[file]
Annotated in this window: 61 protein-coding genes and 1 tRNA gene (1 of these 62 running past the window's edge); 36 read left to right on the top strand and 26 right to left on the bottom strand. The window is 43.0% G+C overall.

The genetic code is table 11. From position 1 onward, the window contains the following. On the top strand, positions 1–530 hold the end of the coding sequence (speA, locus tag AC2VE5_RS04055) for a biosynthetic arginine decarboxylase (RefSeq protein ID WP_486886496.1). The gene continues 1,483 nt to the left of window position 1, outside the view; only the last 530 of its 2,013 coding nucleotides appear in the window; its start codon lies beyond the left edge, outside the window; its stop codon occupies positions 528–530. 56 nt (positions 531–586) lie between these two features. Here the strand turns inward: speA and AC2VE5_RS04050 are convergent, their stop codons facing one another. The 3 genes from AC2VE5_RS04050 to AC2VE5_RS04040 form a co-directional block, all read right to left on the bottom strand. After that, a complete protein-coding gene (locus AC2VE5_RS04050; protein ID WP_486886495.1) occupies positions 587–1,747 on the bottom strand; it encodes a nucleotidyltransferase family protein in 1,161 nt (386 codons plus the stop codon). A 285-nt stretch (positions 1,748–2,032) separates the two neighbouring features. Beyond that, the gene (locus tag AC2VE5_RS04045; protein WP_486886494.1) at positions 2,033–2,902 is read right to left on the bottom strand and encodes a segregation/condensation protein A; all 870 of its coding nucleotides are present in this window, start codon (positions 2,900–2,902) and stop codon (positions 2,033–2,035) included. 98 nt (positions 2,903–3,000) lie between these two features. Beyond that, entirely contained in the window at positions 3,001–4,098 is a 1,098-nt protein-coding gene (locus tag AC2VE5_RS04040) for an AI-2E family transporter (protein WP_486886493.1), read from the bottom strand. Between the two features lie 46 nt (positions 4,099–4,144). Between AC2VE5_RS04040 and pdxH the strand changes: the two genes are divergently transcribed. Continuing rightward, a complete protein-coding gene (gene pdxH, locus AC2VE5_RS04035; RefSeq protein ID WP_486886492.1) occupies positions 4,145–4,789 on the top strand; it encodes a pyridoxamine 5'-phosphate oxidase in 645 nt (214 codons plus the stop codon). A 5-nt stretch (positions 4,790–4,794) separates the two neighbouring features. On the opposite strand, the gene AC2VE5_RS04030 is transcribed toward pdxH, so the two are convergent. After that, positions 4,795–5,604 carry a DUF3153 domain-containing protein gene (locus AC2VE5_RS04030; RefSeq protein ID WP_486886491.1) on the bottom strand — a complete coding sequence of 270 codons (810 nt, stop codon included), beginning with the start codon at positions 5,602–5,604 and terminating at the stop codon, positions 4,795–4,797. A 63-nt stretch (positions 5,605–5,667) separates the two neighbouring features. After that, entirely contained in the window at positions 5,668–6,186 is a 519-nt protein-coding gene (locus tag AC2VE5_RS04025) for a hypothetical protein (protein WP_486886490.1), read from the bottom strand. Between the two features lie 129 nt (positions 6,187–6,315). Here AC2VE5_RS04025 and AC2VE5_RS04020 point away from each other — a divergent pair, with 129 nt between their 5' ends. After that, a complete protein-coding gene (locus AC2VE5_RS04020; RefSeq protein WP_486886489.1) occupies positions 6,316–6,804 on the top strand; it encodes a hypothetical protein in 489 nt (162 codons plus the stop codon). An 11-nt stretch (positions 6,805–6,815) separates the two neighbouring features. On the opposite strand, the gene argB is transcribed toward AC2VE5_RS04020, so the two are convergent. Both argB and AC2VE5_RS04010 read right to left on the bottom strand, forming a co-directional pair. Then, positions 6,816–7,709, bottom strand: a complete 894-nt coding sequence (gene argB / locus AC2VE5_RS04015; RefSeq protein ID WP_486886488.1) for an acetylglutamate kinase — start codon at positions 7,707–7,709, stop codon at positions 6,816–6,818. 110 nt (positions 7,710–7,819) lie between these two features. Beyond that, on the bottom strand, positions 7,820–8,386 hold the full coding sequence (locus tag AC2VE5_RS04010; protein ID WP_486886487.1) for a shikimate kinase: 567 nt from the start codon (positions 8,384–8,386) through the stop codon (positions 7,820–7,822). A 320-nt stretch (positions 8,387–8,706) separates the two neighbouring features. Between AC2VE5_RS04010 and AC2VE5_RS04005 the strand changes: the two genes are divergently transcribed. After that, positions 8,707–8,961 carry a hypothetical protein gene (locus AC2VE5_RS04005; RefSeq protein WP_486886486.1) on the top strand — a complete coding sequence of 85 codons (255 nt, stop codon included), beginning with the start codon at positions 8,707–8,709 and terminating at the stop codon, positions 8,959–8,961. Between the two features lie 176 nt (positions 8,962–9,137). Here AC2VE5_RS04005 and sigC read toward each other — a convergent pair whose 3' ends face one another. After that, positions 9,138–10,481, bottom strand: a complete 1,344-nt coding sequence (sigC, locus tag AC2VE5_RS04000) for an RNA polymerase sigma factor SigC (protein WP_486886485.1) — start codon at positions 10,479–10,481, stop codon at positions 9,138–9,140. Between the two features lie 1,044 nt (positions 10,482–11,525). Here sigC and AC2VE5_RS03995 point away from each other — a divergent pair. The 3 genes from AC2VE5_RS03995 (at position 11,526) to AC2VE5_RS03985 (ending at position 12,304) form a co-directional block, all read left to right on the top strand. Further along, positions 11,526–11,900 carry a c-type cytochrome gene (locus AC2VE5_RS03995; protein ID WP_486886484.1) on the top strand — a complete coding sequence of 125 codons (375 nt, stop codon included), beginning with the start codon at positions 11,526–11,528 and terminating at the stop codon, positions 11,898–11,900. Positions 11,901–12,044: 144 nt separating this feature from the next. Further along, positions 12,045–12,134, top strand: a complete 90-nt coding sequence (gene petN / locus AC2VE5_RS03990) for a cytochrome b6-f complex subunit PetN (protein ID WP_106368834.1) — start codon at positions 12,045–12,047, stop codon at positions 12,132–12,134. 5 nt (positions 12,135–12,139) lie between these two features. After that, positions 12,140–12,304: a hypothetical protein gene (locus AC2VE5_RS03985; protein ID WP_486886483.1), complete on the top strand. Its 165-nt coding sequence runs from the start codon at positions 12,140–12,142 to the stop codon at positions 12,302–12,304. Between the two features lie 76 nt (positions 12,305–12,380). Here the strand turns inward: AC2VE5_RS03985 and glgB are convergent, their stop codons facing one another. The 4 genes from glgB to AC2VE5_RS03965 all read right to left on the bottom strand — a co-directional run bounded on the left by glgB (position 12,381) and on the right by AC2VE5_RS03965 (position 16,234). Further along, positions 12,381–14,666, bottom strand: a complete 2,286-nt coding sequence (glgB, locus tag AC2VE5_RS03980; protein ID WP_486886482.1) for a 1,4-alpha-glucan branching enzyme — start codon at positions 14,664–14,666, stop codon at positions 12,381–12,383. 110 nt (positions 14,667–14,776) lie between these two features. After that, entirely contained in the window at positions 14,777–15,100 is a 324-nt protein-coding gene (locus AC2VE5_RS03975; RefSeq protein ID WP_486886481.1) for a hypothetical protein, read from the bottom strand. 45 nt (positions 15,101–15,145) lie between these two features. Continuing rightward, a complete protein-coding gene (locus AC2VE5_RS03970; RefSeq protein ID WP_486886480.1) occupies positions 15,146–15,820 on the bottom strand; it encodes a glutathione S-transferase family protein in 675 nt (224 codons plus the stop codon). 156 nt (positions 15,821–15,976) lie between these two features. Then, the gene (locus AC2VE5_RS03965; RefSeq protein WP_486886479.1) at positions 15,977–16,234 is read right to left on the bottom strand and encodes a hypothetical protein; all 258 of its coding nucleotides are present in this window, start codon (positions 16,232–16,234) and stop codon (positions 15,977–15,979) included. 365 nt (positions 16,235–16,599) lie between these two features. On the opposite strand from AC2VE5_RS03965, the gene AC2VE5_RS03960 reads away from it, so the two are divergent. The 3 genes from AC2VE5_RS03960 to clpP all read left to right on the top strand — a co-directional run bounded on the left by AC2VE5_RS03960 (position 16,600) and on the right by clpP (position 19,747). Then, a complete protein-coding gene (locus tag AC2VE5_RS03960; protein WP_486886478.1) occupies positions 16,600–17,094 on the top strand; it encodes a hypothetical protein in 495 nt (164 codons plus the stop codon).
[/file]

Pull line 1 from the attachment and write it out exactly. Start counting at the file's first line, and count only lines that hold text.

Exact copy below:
Annotated in this window: 61 protein-coding genes and 1 tRNA gene (1 of these 62 running past the window's edge); 36 read left to right on the top strand and 26 right to left on the bottom strand. The window is 43.0% G+C overall.